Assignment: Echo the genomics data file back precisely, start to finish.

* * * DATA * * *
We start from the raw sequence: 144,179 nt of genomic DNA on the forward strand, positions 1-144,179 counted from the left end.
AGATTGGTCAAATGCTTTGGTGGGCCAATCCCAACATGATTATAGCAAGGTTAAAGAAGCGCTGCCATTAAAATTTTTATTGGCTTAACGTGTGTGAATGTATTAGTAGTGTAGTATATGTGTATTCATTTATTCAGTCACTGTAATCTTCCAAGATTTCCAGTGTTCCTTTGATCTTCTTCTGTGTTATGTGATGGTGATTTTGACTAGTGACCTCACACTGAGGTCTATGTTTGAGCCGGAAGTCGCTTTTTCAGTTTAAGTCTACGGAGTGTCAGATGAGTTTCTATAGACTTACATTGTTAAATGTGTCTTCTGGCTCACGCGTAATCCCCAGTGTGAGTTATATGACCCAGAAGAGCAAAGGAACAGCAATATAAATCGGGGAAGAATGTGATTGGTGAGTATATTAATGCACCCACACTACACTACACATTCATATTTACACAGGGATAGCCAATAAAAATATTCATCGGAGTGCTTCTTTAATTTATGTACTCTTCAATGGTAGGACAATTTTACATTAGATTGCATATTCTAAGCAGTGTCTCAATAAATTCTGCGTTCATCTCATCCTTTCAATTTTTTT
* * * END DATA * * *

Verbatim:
We start from the raw sequence: 144,179 nt of genomic DNA on the forward strand, positions 1-144,179 counted from the left end.
AGATTGGTCAAATGCTTTGGTGGGCCAATCCCAACATGATTATAGCAAGGTTAAAGAAGCGCTGCCATTAAAATTTTTATTGGCTTAACGTGTGTGAATGTATTAGTAGTGTAGTATATGTGTATTCATTTATTCAGTCACTGTAATCTTCCAAGATTTCCAGTGTTCCTTTGATCTTCTTCTGTGTTATGTGATGGTGATTTTGACTAGTGACCTCACACTGAGGTCTATGTTTGAGCCGGAAGTCGCTTTTTCAGTTTAAGTCTACGGAGTGTCAGATGAGTTTCTATAGACTTACATTGTTAAATGTGTCTTCTGGCTCACGCGTAATCCCCAGTGTGAGTTATATGACCCAGAAGAGCAAAGGAACAGCAATATAAATCGGGGAAGAATGTGATTGGTGAGTATATTAATGCACCCACACTACACTACACATTCATATTTACACAGGGATAGCCAATAAAAATATTCATCGGAGTGCTTCTTTAATTTATGTACTCTTCAATGGTAGGACAATTTTACATTAGATTGCATATTCTAAGCAGTGTCTCAATAAATTCTGCGTTCATCTCATCCTTTCAATTTTTTT